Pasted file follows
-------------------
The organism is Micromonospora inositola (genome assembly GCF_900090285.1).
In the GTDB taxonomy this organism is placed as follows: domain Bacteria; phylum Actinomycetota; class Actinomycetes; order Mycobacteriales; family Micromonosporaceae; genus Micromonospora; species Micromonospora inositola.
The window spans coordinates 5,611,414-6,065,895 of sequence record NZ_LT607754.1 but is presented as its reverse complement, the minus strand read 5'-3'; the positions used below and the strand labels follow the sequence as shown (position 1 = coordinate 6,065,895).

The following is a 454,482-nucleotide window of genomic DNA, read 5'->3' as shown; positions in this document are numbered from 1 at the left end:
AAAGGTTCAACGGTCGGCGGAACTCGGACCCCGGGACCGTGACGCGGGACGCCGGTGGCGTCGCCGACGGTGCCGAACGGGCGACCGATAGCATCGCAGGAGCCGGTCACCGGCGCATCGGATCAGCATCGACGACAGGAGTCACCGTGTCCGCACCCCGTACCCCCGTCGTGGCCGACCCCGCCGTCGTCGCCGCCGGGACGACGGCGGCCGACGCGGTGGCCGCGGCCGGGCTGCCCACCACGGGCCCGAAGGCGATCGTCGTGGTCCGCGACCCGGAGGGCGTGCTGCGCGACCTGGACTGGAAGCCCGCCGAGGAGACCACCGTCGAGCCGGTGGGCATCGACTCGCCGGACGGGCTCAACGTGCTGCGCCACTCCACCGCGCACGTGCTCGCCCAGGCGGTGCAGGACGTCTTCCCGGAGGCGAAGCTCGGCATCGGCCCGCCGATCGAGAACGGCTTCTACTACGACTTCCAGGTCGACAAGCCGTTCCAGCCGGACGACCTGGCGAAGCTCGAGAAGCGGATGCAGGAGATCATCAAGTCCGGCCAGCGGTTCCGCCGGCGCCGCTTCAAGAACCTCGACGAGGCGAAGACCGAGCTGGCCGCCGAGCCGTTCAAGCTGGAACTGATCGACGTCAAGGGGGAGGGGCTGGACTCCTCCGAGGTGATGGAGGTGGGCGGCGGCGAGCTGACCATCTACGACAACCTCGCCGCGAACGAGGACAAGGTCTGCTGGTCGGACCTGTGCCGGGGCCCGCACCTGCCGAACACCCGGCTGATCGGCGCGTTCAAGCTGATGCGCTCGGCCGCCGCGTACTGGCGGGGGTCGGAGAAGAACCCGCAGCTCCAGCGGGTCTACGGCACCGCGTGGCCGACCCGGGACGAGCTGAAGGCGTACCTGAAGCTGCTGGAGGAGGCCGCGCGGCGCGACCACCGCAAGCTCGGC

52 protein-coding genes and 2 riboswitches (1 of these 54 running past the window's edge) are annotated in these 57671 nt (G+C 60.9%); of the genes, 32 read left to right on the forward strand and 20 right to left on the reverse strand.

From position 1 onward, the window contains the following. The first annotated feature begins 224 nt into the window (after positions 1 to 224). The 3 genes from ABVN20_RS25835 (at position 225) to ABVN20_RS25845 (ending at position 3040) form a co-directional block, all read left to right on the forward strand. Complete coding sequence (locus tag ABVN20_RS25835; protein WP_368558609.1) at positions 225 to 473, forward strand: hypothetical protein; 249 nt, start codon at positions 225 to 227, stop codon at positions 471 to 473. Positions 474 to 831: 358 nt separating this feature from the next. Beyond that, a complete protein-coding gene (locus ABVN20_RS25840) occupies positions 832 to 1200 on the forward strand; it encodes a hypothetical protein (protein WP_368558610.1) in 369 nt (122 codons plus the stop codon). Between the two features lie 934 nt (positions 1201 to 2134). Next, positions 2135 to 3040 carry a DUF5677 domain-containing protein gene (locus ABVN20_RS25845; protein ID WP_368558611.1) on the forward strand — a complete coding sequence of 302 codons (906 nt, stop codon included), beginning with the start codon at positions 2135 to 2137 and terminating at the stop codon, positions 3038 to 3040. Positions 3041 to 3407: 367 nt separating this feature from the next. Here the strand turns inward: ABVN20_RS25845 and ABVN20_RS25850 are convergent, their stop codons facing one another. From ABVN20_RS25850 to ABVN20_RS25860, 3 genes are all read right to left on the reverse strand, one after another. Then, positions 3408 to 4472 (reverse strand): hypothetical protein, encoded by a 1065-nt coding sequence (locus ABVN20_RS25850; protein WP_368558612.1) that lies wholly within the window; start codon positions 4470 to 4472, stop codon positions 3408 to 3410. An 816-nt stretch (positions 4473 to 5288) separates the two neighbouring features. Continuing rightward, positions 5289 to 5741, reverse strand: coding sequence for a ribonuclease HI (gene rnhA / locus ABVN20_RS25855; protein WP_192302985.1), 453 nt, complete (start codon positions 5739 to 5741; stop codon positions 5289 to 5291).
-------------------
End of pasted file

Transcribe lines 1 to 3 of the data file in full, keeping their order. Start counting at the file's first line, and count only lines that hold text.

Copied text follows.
The organism is Micromonospora inositola (genome assembly GCF_900090285.1).
In the GTDB taxonomy this organism is placed as follows: domain Bacteria; phylum Actinomycetota; class Actinomycetes; order Mycobacteriales; family Micromonosporaceae; genus Micromonospora; species Micromonospora inositola.
The window spans coordinates 5,611,414-6,065,895 of sequence record NZ_LT607754.1 but is presented as its reverse complement, the minus strand read 5'-3'; the positions used below and the strand labels follow the sequence as shown (position 1 = coordinate 6,065,895).